Netflix UK film review: Bad Trip
Ivan Radford | On 14, Jan 2022
Director: Kitao Sakurai
Cast: Eric Andre, Lil Rel Howery, Tiffany Haddish
“Sorry, I thought the window was open,” says Chris (Eric Andre), after smashing through someone’s patio door and running through their kitchen. That’s the start of Bad Trip, and it sets the tone for the absurdity that’s to follow – and unabashedly moves the bar as low as it gets.
The film follows Chris and his best friend, Bud (Lil Rey Howery), as they travel across America to catch up with the high school crush that got away from Chris, after they unexpectedly cross paths years later. But while the set-up is as a scripted as a comedy gets, Bad Trip has a twist up its sleeve: every person they meet along the way is real. That sets the stage for a string of pranks on unsuspecting members of the public that range from distasteful to downright offensive – and, somewhere in between that spectrum, worryingly entertaining.
It’s an inspired fusion of two staple comedy genres: the road trip and the hidden camera sketch. Director Kitao Sakurai seamlessly switches between the two, crafting elaborate situations at coffee shops, bars and restaurants that can then deviate at any moment into Punk’d territory. And so we watch as Chris accidentally puts his hand in a blender or climbs onto someone’s car in the middle of singing an impromptu romantic showtune. And, in between every mishap and outburst of mayhem, we also watch as Trina (Tiffany Haddish), Chris’ sister, escapes from prison and chases after her brother because he’s taken her car.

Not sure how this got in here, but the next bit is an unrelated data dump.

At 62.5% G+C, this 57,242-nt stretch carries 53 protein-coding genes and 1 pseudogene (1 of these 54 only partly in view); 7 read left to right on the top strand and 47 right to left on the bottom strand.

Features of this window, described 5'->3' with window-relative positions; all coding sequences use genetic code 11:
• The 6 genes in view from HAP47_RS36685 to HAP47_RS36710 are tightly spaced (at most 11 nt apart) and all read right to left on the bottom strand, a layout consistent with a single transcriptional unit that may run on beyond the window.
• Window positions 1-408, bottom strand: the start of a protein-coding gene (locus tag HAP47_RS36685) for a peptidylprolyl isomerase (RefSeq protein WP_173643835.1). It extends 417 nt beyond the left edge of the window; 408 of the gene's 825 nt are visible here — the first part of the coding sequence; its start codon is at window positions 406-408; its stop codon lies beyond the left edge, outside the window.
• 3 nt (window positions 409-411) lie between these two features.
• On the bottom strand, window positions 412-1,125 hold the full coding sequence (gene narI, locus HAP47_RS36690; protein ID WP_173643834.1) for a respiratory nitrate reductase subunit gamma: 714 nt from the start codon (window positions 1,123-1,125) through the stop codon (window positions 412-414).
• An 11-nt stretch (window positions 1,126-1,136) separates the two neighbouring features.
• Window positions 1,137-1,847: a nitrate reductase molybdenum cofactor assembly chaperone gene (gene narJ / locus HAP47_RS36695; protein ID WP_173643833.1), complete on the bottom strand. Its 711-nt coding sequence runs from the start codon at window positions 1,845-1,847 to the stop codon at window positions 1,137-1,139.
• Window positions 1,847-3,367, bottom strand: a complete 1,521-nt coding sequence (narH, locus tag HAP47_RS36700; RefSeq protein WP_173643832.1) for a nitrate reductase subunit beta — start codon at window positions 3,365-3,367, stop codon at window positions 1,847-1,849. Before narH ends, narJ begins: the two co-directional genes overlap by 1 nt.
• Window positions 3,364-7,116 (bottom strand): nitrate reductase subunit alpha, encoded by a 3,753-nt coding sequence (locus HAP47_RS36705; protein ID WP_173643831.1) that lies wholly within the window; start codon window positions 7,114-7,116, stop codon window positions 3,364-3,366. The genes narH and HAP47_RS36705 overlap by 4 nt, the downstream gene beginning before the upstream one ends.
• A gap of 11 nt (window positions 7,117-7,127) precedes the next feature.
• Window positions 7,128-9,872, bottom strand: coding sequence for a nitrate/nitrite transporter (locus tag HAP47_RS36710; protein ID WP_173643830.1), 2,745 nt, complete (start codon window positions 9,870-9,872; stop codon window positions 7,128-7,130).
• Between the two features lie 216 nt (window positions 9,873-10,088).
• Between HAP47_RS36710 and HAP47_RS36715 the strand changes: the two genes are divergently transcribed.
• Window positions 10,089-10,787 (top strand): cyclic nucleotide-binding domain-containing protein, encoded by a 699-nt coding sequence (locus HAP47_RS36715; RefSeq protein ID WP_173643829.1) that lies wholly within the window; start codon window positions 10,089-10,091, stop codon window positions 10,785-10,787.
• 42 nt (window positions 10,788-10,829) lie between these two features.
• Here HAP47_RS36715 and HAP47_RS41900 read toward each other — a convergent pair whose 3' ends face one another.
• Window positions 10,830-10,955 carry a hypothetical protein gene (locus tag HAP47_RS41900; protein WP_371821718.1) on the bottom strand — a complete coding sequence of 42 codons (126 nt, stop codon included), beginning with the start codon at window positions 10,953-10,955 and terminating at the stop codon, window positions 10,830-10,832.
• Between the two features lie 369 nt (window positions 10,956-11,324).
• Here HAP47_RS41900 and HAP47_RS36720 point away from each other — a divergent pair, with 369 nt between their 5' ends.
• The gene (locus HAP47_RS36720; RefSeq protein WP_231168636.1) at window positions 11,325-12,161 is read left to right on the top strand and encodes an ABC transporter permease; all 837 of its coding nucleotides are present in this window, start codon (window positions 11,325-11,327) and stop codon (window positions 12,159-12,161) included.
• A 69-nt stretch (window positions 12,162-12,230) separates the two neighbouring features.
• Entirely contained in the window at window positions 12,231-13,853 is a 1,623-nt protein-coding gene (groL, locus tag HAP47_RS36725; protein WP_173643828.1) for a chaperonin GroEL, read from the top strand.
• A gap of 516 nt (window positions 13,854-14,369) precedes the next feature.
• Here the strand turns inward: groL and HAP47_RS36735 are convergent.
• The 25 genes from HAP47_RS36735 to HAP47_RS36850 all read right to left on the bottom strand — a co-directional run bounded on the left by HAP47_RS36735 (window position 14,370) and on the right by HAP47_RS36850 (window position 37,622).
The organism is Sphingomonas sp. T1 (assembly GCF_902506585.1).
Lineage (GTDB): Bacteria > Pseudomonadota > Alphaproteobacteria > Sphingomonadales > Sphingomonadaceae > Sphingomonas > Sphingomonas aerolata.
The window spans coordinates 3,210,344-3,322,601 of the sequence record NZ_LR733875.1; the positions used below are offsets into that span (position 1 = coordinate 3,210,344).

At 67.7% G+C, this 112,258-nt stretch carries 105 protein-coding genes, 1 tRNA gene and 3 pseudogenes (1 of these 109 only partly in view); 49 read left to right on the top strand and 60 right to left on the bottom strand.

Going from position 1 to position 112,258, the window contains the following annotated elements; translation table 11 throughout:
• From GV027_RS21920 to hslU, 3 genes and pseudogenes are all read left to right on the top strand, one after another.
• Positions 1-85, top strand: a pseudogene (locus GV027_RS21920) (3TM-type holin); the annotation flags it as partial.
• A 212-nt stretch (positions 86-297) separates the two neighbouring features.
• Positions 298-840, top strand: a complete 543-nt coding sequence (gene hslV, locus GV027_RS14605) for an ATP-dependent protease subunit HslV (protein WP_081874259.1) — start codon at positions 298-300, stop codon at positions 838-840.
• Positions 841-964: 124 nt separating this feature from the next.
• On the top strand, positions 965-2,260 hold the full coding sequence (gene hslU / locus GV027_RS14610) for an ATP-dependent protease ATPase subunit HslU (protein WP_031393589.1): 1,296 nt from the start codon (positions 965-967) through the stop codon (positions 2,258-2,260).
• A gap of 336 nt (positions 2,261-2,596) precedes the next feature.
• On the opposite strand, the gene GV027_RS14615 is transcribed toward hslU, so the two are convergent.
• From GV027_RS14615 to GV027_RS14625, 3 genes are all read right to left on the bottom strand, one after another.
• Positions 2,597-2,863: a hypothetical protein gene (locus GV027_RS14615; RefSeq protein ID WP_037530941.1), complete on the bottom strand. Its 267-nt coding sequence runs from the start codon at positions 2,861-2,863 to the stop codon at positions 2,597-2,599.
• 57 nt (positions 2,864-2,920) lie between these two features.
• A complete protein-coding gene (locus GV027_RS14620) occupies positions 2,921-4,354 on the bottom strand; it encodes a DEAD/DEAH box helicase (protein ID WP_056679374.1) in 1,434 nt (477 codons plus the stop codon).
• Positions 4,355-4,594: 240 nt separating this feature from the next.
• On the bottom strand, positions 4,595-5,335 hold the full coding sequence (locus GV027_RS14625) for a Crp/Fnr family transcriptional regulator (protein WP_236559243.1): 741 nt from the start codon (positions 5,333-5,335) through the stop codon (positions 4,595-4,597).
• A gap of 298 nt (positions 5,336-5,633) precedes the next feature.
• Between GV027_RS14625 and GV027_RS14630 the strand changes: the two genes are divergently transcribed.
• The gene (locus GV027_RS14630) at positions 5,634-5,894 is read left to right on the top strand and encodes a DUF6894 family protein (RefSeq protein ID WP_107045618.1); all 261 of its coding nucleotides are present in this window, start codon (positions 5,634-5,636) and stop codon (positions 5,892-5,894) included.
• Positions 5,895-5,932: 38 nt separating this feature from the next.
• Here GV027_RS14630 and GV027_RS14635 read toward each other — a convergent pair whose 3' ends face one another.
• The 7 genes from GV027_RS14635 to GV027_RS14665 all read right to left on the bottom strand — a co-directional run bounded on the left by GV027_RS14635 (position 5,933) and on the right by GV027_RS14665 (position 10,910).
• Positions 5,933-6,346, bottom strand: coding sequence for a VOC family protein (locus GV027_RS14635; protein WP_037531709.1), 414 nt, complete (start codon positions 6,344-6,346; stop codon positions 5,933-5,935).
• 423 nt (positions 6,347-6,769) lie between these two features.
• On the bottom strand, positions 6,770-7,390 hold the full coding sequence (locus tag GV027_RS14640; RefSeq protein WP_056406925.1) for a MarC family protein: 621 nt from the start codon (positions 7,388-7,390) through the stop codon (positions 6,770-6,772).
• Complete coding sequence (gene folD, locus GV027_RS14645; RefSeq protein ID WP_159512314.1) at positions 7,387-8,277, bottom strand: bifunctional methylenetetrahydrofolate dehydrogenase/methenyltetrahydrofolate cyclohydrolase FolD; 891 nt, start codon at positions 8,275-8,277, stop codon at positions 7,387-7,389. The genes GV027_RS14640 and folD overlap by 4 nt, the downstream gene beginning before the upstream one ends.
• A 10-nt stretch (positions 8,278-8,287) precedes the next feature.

Haddish is hilariously committed to the role, right down to shouting at members of the public and pulling a door of a police car – the exact opposite of Andre and Howery, who have a believable buddy chemistry fuelled by improv-heavy banter. Their winning screen presence keeps drawing us back into their quest, just enough to be surprised once again when things go off the rails and another stunt is lined up. You spend half the time guffawing at the outrageous shock and the other half on the edge of your seat trying to spot the next one coming. Keeping its runtime at a tight 80 minutes, the result is a laugh-out-loud funny ride that manages to avoid becoming stale or repetitive. The less said about the scenes at the zoo, however, the better.